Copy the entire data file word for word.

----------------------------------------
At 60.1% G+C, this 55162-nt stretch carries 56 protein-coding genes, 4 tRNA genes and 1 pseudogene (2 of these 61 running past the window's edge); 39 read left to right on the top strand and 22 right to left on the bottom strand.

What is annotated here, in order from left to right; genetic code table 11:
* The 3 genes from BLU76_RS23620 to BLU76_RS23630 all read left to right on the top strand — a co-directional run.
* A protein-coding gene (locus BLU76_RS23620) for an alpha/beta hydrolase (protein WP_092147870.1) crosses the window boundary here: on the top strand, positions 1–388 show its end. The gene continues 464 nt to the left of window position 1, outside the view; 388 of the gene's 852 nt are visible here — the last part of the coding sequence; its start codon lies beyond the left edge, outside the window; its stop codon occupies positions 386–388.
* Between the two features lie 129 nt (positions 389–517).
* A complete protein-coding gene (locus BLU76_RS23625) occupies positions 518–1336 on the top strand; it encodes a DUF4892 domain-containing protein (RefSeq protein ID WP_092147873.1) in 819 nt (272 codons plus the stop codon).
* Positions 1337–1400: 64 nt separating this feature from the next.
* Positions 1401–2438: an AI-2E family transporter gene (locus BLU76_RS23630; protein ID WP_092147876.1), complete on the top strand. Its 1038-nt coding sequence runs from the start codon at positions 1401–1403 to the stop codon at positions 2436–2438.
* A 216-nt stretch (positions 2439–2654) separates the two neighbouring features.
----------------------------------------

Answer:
At 60.1% G+C, this 55162-nt stretch carries 56 protein-coding genes, 4 tRNA genes and 1 pseudogene (2 of these 61 running past the window's edge); 39 read left to right on the top strand and 22 right to left on the bottom strand.

What is annotated here, in order from left to right; genetic code table 11:
* The 3 genes from BLU76_RS23620 to BLU76_RS23630 all read left to right on the top strand — a co-directional run.
* A protein-coding gene (locus BLU76_RS23620) for an alpha/beta hydrolase (protein WP_092147870.1) crosses the window boundary here: on the top strand, positions 1–388 show its end. The gene continues 464 nt to the left of window position 1, outside the view; 388 of the gene's 852 nt are visible here — the last part of the coding sequence; its start codon lies beyond the left edge, outside the window; its stop codon occupies positions 386–388.
* Between the two features lie 129 nt (positions 389–517).
* A complete protein-coding gene (locus BLU76_RS23625) occupies positions 518–1336 on the top strand; it encodes a DUF4892 domain-containing protein (RefSeq protein ID WP_092147873.1) in 819 nt (272 codons plus the stop codon).
* Positions 1337–1400: 64 nt separating this feature from the next.
* Positions 1401–2438: an AI-2E family transporter gene (locus BLU76_RS23630; protein ID WP_092147876.1), complete on the top strand. Its 1038-nt coding sequence runs from the start codon at positions 1401–1403 to the stop codon at positions 2436–2438.
* A 216-nt stretch (positions 2439–2654) separates the two neighbouring features.